Top Tips for Hip-Hop

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By Lori Kennedy

Welcome to Keyboard's new urban production column, where each month we’ll gather tips and tricks from the industry’s hottest artists, producers, and pros. Some months we’ll dig deep and explore one specific production process; other months, we’ll present a variety of go-to tips from a handful of experts. This month, we have a selection—a sampler, if you will—of tips on topics we’ll cover more in-depth in future columns, all geared toward helping you perfect your hip-hop production skills.

Ultimately, this column is dedicated to those of us who like our bass a little—or a lot—bottom-heavy.

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*Photo by Howard Huang

1. Just Blaze (Jay-Z, Eminem, Busta Rhymes), on samples.

If he can’t clear base samples, as it so happened with Ghostface Killah’s “The Champ,” Just Blaze will hire musicians to replay the music, then effect the results until they sound like samples. “We did that very raw, just a drum and a music loop on the MPC2500. We had some dialog from Rocky III. But it is me doing all the voices; it was originally Mr.T, but we couldn’t clear the samples. We kept the drums but replayed everything else. We wanted to make it feel similar to the original ’70s loop we sampled. We tried to discern the instruments, down to the kind of Rhodes they used, upright piano, a French horn, trumpet, maybe two saxes instead of one—we listened that closely. Back then, they all played the song together in one room. They were miked up, and you took the best take. So we had everyone play in the same room at the same time to re-create that soul and spontaneity. I mixed all the individual parts to become a new sample, then cut it up and reassembled it in Pro Tools.”

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*Photo by T.H. Wright/The Wright

2. Chad Hugo (N*E*R*D, the Neptunes), on arranging.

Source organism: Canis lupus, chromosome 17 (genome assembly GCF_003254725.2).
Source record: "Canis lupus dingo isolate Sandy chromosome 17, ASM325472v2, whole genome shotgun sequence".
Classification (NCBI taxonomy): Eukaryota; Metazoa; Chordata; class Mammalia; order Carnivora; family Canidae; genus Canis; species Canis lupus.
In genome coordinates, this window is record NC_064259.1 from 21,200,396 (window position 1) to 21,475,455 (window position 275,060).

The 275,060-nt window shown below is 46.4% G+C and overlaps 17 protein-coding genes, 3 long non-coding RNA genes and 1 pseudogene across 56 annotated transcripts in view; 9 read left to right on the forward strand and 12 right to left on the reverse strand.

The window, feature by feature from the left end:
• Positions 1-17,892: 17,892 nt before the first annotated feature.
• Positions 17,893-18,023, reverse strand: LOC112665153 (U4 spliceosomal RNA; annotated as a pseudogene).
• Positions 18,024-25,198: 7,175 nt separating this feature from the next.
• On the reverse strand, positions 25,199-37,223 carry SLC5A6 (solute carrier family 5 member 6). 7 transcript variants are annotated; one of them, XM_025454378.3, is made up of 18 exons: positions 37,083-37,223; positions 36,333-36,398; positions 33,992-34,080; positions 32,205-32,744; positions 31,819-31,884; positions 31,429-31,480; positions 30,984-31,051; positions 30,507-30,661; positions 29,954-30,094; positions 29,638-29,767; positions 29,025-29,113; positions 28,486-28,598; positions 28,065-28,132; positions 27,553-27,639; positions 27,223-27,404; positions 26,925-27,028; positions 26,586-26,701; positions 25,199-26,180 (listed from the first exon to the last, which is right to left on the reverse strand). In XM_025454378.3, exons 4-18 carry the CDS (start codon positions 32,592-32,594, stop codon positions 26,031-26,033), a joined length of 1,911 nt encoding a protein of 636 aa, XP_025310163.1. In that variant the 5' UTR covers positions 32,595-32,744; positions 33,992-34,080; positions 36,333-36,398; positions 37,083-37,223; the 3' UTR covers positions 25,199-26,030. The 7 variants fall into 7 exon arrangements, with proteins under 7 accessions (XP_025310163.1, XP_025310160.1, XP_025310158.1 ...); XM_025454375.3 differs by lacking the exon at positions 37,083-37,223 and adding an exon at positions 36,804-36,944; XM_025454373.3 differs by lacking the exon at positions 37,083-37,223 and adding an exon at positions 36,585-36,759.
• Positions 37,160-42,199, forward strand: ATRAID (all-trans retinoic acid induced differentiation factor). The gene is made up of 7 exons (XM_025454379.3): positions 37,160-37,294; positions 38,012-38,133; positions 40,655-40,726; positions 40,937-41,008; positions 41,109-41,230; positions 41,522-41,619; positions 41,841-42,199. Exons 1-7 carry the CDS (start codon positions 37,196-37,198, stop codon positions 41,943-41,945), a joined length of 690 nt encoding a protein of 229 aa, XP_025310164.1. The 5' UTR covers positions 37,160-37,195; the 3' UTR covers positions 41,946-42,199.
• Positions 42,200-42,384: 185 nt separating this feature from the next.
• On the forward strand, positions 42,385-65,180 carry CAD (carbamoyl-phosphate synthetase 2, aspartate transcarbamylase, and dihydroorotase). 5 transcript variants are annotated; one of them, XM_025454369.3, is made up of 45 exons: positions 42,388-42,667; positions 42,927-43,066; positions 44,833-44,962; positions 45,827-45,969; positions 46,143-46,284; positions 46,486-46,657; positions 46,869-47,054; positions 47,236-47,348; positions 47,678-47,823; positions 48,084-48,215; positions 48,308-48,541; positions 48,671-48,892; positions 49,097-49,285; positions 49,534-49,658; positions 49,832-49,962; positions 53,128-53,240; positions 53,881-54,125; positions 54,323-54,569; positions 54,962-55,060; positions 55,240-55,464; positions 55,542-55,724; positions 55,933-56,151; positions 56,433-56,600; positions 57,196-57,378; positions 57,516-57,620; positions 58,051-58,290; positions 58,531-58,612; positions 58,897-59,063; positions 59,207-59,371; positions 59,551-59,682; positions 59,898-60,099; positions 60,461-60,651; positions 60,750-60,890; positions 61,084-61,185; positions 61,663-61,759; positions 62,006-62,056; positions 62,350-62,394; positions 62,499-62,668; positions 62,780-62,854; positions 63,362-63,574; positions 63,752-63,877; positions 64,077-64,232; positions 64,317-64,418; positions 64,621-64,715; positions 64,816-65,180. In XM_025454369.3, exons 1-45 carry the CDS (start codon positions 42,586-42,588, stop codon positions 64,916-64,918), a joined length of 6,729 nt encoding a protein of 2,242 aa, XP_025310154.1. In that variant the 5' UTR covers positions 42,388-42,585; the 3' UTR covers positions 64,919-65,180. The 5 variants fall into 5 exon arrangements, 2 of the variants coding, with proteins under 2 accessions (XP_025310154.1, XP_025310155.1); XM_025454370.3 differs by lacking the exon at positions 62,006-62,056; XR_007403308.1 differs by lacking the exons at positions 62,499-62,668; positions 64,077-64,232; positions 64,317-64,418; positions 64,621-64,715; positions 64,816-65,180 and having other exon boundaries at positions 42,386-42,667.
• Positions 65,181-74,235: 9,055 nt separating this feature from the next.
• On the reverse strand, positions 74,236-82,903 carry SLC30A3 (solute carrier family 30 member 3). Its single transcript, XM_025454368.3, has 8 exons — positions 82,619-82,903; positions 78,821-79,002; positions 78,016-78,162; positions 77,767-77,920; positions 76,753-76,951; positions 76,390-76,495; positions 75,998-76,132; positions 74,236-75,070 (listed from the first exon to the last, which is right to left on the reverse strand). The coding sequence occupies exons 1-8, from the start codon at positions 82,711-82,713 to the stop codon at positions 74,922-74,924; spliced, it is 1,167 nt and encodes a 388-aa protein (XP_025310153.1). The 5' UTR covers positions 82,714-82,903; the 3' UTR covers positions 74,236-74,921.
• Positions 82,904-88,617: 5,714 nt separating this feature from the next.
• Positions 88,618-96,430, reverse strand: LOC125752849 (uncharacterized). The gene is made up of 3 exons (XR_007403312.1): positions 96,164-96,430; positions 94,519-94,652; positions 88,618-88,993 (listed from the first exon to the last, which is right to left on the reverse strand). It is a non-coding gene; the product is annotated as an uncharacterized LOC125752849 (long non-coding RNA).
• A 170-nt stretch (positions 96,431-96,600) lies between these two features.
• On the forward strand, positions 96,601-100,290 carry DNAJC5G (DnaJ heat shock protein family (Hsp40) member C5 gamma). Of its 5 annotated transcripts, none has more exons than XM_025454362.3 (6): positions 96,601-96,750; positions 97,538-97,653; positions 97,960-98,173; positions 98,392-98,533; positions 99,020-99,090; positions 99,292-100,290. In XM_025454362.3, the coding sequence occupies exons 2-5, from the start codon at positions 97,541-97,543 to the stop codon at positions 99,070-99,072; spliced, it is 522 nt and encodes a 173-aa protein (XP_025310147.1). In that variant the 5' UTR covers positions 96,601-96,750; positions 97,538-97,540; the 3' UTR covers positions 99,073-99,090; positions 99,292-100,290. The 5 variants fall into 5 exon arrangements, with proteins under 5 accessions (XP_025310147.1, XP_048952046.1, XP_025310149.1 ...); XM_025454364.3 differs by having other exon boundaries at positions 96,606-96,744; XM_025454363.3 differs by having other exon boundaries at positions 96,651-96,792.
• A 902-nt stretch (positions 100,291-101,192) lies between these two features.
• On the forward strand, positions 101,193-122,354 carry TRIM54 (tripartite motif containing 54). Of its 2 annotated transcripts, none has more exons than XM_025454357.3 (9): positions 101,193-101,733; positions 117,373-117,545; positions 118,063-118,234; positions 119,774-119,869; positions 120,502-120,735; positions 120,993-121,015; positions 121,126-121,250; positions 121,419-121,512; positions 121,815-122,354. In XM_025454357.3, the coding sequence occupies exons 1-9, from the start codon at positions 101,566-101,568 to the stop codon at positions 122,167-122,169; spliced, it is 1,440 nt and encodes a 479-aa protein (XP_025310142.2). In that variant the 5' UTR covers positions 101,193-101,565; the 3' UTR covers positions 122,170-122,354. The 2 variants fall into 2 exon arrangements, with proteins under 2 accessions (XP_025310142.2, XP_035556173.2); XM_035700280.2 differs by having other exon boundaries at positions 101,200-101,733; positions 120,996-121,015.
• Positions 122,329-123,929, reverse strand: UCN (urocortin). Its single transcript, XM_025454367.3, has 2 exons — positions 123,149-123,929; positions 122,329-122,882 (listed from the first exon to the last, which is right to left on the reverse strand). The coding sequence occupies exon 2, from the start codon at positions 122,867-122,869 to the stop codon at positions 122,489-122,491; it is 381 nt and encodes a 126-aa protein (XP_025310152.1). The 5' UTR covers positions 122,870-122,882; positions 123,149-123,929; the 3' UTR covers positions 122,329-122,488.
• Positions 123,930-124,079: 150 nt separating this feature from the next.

Pharrell Williams and Chad Hugo loop each part that they record for about six minutes (versus recording a few bars here and there), so once everything is laid down, the arrangement is solid with tracks. Then, with their ProControl console, they begin programming mutes. So if they only want to hear a guitar part during the bridge, they program the console to mute the track until the bridge. “It’s just cool because the palette is there all the time, and you just orchestrate like a conductor. Leave all the button-pushing and all the mixing stuff for later. Just lay all the parts on the table first. Frequencies and reverb, that’s just ear candy. At the end of the day, you can have great effects, but are people humming your tune?”

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*Photo by Scott Spellman

3. RZA (Wu-Tang Clan), on recording vocals.

“I don’t know if I want to tell anybody . . . but I’ll tell you. I’ll tell your magazine only. I recorded the vocals [for 8 Diagrams] in two to three mics at one time. I put a mic right at the chest, one up close to the throat, and one right in front of them. I wanted to be able to catch the MC’s chest ambience, his throat ambience, and maybe his nose ambience.”

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4. Mr. DJ (Common, OutKast, Mos Def, Organized Noize), on recording drums.

“I program sampled drums as if they’re a live set, then get a real drummer to play the exact thing that I’ve programmed. I mix the two together in Pro Tools for that real live feel. When you do tom overdubs and hi-hat fills, nothing sounds better than a real kit. I put live drums on ‘Make My Day,’ and I actually used a marching band bass drum on ‘Changes.’ I put it behind the regular kick, just turned down.”